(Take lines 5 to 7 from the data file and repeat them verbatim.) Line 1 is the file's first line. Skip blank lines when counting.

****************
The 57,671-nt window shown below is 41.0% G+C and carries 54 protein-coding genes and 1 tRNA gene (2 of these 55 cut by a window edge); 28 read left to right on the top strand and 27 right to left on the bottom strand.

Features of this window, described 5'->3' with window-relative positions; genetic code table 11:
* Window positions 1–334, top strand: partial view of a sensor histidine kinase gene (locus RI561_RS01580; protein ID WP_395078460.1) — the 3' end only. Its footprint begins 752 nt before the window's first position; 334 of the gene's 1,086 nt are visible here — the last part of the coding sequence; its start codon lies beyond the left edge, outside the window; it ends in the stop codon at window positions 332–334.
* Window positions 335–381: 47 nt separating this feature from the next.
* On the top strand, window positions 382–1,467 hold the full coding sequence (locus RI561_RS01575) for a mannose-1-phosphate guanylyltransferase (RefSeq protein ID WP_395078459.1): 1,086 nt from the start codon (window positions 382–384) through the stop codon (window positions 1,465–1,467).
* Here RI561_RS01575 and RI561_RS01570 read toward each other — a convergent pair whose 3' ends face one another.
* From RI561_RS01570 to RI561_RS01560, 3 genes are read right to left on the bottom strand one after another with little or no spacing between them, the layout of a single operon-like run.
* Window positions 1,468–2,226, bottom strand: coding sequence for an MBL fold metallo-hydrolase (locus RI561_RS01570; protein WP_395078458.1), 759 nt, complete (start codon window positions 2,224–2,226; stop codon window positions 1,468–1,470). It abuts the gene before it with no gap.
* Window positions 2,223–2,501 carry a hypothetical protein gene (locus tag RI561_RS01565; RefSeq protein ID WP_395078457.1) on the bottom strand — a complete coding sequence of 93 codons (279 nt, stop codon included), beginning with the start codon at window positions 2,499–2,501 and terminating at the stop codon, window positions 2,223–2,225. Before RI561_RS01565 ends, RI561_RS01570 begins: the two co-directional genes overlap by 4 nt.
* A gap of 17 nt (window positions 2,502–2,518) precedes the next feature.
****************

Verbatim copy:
* On the top strand, window positions 382–1,467 hold the full coding sequence (locus RI561_RS01575) for a mannose-1-phosphate guanylyltransferase (RefSeq protein ID WP_395078459.1): 1,086 nt from the start codon (window positions 382–384) through the stop codon (window positions 1,465–1,467).
* Here RI561_RS01575 and RI561_RS01570 read toward each other — a convergent pair whose 3' ends face one another.
* From RI561_RS01570 to RI561_RS01560, 3 genes are read right to left on the bottom strand one after another with little or no spacing between them, the layout of a single operon-like run.